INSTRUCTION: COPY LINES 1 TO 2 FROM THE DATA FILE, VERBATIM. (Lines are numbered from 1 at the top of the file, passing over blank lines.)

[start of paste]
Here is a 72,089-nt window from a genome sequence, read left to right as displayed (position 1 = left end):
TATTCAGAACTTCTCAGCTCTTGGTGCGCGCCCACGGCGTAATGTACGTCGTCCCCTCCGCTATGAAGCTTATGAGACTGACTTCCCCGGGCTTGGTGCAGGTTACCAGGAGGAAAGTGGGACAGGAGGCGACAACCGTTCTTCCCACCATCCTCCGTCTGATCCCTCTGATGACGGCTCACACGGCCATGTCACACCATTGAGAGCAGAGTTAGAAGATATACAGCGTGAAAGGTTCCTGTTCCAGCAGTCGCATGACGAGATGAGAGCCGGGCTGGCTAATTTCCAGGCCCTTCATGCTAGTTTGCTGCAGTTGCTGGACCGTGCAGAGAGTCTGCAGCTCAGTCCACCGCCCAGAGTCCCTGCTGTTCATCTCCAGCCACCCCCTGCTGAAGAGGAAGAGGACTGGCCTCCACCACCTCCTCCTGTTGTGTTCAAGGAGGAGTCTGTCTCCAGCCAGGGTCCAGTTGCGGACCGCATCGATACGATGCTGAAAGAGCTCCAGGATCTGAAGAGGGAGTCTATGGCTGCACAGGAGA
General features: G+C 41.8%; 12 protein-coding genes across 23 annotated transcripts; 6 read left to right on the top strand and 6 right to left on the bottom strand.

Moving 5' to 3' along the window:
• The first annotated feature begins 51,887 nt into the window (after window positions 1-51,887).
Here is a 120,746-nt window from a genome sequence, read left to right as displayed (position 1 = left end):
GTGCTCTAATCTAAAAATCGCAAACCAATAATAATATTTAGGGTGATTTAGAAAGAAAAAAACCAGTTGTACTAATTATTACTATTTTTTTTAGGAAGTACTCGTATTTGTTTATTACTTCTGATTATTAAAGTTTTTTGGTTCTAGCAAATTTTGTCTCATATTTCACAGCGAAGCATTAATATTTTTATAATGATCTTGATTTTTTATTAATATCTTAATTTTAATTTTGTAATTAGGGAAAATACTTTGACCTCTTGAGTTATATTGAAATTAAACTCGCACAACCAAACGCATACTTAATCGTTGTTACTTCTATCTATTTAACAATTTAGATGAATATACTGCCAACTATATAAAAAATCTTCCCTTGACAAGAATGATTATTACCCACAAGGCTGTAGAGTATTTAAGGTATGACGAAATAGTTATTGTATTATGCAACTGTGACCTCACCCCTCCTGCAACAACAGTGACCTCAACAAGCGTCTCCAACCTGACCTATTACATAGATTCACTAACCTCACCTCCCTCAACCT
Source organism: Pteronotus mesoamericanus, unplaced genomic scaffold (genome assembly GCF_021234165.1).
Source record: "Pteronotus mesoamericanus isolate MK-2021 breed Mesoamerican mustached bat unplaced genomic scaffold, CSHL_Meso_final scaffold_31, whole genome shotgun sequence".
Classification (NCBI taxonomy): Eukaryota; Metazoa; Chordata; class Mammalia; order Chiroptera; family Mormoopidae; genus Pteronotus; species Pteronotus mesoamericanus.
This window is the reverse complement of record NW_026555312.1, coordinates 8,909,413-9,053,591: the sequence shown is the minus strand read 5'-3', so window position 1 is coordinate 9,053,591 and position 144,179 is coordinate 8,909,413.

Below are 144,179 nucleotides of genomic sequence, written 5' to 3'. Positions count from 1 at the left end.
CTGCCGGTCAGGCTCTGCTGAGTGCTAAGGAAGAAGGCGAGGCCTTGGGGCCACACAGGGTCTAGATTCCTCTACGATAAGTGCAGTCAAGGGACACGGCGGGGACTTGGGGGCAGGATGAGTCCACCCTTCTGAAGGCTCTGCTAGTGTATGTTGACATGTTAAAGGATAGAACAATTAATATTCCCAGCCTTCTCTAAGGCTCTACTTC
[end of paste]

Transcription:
Here is a 72,089-nt window from a genome sequence, read left to right as displayed (position 1 = left end):
TATTCAGAACTTCTCAGCTCTTGGTGCGCGCCCACGGCGTAATGTACGTCGTCCCCTCCGCTATGAAGCTTATGAGACTGACTTCCCCGGGCTTGGTGCAGGTTACCAGGAGGAAAGTGGGACAGGAGGCGACAACCGTTCTTCCCACCATCCTCCGTCTGATCCCTCTGATGACGGCTCACACGGCCATGTCACACCATTGAGAGCAGAGTTAGAAGATATACAGCGTGAAAGGTTCCTGTTCCAGCAGTCGCATGACGAGATGAGAGCCGGGCTGGCTAATTTCCAGGCCCTTCATGCTAGTTTGCTGCAGTTGCTGGACCGTGCAGAGAGTCTGCAGCTCAGTCCACCGCCCAGAGTCCCTGCTGTTCATCTCCAGCCACCCCCTGCTGAAGAGGAAGAGGACTGGCCTCCACCACCTCCTCCTGTTGTGTTCAAGGAGGAGTCTGTCTCCAGCCAGGGTCCAGTTGCGGACCGCATCGATACGATGCTGAAAGAGCTCCAGGATCTGAAGAGGGAGTCTATGGCTGCACAGGAGA